In May 1776, partly at the behest of Henry Hamilton, the British governor in Detroit, the Shawnee chief Cornstalk (Hokoleskwa) led a delegation from the northern tribes (Shawnee, Lenape, Iroquois, Ottawa, others) to the southern tribes. He traveled to Chota to meet with the southern tribes (Cherokee, Muscogee, Chickasaw, Choctaw) about fighting with the British against their common enemy. Cornstalk called for united action against those they called the "Long Knives", the squatters who settled and remained in Kain-tuck-ee (Ganda-gi), or, as the settlers called it, Transylvania. At the close of his speech, Cornstalk offered his war belt, and Dragging Canoe accepted it, along with Abraham (Osiuta) of Chilhowee (Tsulawiyi). Dragging Canoe also accepted belts from the Ottawa and the Iroquois. Savanukah, the Raven of Chota, accepted the war belt from the Lenape. The northern emissaries offered war belts to Stuart and Cameron, but they declined to accept.
The plan was for the Cherokee of the Middle, Out, and Valley Towns, of what is now western North Carolina, to attack South Carolina. Cameron would lead warriors of the Lower Towns against Georgia. Warriors of the Overhill Towns, along the lower Little Tennessee and Hiwassee rivers, were to attack Virginia and North Carolina. In the Overhill campaign, Dragging Canoe was to lead a force against the Pendleton District, Abraham one against the Washington District, and Savanukah one against Carter's Valley.
To prepare themselves for the coming campaign, the Cherokee began raiding into Kentucky, often with the Shawnee. Before the northern delegation had left, Dragging Canoe led a small war party into Kentucky and returned with four scalps to present to Cornstalk before they departed. In another raid, a war party led by Hanging Maw (Skwala-guta) of Coyatee (Kaietiyi), captured three teenage settler girls, Jemima Boone and Elizabeth and Frances Callaway, on 14 July, but lost them three days later to a rescue party led by Daniel Boone, father of Jemima, and Richard Callaway, father of Elizabeth and Frances.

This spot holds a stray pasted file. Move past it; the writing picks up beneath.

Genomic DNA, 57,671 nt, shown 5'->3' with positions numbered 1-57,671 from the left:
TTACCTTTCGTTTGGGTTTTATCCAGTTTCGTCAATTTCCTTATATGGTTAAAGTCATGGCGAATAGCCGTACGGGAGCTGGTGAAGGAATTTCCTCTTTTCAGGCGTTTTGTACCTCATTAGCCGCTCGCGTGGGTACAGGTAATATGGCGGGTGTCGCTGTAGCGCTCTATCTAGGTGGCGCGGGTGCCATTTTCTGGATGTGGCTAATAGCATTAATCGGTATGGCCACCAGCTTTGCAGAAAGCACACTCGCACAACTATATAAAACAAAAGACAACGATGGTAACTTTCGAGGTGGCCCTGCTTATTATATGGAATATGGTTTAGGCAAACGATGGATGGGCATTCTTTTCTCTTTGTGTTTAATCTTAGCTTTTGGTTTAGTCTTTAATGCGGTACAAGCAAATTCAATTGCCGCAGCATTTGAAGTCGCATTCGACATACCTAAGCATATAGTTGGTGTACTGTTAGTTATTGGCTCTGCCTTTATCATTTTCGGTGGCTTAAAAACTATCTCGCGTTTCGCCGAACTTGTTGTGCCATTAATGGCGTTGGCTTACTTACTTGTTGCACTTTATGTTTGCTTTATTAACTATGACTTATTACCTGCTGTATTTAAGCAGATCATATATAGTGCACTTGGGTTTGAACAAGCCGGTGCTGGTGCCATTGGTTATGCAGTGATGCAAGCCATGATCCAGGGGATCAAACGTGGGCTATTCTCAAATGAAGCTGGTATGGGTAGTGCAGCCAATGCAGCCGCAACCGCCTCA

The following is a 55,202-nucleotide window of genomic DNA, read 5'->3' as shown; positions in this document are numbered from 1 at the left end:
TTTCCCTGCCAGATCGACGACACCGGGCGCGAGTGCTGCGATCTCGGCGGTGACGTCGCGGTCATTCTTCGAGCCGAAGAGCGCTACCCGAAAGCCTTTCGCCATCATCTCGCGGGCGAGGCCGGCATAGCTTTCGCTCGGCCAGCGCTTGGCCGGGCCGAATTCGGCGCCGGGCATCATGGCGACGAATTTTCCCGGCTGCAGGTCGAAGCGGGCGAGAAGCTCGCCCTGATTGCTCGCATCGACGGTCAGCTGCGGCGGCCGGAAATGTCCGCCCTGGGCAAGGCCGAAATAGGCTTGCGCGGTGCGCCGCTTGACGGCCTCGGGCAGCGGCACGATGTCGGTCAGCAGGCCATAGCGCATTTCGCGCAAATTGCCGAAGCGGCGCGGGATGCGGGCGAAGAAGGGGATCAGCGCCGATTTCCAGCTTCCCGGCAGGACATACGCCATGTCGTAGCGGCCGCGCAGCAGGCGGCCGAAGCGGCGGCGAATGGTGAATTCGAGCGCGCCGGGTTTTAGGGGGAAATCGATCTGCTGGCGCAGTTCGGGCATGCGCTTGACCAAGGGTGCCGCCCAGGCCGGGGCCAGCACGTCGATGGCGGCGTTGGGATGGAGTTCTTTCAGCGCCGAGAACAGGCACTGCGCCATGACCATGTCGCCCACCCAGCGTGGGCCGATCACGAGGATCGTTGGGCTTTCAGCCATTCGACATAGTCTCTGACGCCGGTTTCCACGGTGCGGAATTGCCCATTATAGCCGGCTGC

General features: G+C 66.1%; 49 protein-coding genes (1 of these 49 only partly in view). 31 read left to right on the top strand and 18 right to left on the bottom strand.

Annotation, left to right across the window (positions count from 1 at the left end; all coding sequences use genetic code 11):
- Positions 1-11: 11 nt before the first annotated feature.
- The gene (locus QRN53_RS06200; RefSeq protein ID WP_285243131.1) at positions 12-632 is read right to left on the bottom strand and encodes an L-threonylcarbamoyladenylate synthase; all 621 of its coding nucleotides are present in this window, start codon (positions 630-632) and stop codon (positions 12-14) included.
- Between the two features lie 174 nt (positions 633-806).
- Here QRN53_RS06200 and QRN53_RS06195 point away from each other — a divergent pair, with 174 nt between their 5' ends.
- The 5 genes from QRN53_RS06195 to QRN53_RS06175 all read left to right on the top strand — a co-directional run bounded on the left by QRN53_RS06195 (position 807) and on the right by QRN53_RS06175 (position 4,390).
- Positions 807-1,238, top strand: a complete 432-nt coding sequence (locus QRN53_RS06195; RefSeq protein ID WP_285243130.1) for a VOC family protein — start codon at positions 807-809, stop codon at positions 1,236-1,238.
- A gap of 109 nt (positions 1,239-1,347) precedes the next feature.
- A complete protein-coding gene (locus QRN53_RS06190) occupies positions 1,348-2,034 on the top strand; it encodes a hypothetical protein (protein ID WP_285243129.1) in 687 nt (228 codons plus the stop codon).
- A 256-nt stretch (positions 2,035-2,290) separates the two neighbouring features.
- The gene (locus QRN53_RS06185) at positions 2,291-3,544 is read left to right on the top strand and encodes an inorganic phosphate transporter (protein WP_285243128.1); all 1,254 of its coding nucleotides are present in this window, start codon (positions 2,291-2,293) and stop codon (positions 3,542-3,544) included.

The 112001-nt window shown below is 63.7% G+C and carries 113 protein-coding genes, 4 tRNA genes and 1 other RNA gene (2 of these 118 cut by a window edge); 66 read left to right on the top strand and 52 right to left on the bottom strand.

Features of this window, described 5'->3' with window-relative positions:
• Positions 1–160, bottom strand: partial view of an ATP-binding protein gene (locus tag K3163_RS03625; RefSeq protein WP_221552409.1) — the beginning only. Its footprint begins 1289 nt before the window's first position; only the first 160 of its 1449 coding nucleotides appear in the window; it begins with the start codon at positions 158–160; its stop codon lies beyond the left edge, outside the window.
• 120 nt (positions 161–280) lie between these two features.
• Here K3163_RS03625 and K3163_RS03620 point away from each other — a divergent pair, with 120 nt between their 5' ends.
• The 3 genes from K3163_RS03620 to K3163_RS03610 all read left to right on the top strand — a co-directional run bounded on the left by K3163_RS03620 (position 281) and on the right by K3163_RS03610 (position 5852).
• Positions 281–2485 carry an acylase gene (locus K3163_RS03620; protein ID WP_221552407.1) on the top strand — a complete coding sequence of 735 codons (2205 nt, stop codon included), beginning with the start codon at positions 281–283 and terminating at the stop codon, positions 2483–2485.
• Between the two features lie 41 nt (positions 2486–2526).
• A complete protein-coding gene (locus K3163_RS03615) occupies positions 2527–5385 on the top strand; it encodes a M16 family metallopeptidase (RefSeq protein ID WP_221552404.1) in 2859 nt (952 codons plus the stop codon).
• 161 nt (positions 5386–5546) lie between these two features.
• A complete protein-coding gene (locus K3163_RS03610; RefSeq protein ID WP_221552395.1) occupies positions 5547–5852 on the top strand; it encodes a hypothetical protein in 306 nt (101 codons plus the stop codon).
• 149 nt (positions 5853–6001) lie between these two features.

In late June, war parties from the Lower Towns began attacking the frontier of South Carolina, and after the beginning July, the Out, Middle, and Valley Towns sent out war parties raiding the frontiers settlements of North Carolina east of the Blue Ridge.
Traders warned the squatters in Upper East Tennessee of the impending Cherokee attacks. They had come from Chota bearing word from Nancy Ward (Agigaue), the Beloved Woman (leader or Elder). The Cherokee offensive proved to be disastrous for the attackers, particularly those going up against the Holston settlements.
Finding Eaton's Station deserted, Dragging Canoe took his force up the Great Indian Warpath, where he had a small skirmish with 20 militia. Pursuing them and intending to take Fort Lee at Long-Island-on-the-Holston, his force advanced. They encountered a larger force of militia six miles from Fort Lee. It was about half the size of his own but desperate and in a stronger position. During the "Battle of Island Flats" on 20 July, Dragging Canoe was wounded in his hip by a musket ball, and his brother Little Owl (Uku-usdi) was hit eleven times, but survived. His force withdrew, raiding isolated cabins on the way. After raiding further north into southwestern Virginia, his party returned to the Overhill area with plunder and scalps.
The next day, 21 July, Abraham of Chilhowee was unsuccessful in trying to take Fort Caswell on the Watauga, and his warriors suffered heavy casualties. Instead of withdrawing, he put the garrison under siege. After two weeks, he gave it up. Savanukah raided from the outskirts of Carter's Valley deep into Virginia, but those targets contained only small settlements and isolated farmsteads, so he did no real military damage.
Despite his wounds, Dragging Canoe led his warriors to South Carolina to join Alexander Cameron and the Cherokee from the Lower Towns.